Julie Uhrman, the CEO of Ouya, has told MCV that her company feels a burden of responsibility to deliver on all of its promises for its thousands of backers.
The Ouya Kickstarter closed last week having raised an astonishing total of $8,596,475 from 63,416 separate backers.
“We’ve been stunned by the extraordinary support,” Uhrman told MCV. “We continue to see people pre-ordering from our website even now that the Kickstarter is over. And we feel a real responsibility to deliver for those who are backing us.”
The company remains “confident” that the machine will be ready to begin shipping in March, and admitted to MCV that sales projections have been revised upwards “given the extraordinary demand from Kickstarter”.
Also revealed was the fact that the company has plans to update Ouya both through software AND hardware revisions, though it’s unclear whether or not a second version of the hardware is already in pre-production.
Uhrman went on to claim that Ouya is not being positioned as a rival to products like Xbox, PlayStation and Nintendo, suggesting that many gamers will own one alongside these other machines.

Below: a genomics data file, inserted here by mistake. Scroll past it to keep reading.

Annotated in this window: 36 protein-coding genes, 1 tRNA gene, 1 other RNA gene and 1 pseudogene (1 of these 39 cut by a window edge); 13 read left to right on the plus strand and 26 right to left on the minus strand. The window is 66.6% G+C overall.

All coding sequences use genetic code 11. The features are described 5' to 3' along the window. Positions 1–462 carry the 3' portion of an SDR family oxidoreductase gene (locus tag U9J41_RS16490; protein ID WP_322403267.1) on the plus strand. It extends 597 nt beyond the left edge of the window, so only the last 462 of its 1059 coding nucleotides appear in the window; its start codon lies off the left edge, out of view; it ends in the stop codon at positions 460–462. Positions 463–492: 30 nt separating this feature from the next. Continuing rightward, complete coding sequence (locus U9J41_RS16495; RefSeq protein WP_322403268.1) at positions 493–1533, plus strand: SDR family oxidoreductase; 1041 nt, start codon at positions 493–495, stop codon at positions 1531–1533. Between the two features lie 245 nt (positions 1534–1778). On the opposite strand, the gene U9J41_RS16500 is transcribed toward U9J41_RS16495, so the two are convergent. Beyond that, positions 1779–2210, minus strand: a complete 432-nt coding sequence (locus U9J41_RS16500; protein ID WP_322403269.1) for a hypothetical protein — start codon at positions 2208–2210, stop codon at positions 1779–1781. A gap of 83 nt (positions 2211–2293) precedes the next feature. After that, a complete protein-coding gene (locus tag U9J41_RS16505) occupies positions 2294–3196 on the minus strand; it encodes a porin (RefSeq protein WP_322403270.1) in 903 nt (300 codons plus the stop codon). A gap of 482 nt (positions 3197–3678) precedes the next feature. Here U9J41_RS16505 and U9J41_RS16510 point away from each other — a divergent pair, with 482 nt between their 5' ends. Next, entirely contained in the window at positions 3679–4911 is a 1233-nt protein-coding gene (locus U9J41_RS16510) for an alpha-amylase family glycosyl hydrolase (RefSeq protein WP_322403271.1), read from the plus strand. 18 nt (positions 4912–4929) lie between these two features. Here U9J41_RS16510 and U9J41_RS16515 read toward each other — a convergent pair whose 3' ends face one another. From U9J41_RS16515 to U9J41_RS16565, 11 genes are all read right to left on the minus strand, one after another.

“We think Ouya will succeed by carving out a niche of it’s own,” she added. “Gamers like me own and enjoy several platforms. We think that there’s plenty of room for alternatives to the traditional consoles and we intend to prove that.
“People were ready for a change. Games on a TV have not had a meaningful new model – unlike mobile or web games – in 25+ years. It's time for a more open system.
“Even triple-A game developers wish they could be more creative and experimental, but the current console market's economics make that difficult. So a traditional console gamer would buy Ouya for a wider range of games. And since OUYA costs less than buying two traditional console games, it's going to be appealing for traditional gamers to try.”
Uhrman also addressed the decision to build Ouya around the use of a standard controller. The decision has been questioned by some considering Ouya’s use of the Android operating system. Android has an extensive games library already, of course, but the vast majority is designed for touchscreen devices.
“We need to reiterate that Ouya will not be merely a home for Android ports,” she added. “We will feature new content specifically designed for our platform. We believe a controller creates a fundamentally better game experience. You need precision, and fast response time, to create an emotional bond between player and game on a TV. A touchscreen alone can’t do that. That said, our touchscreen accommodate games made to work better with one.”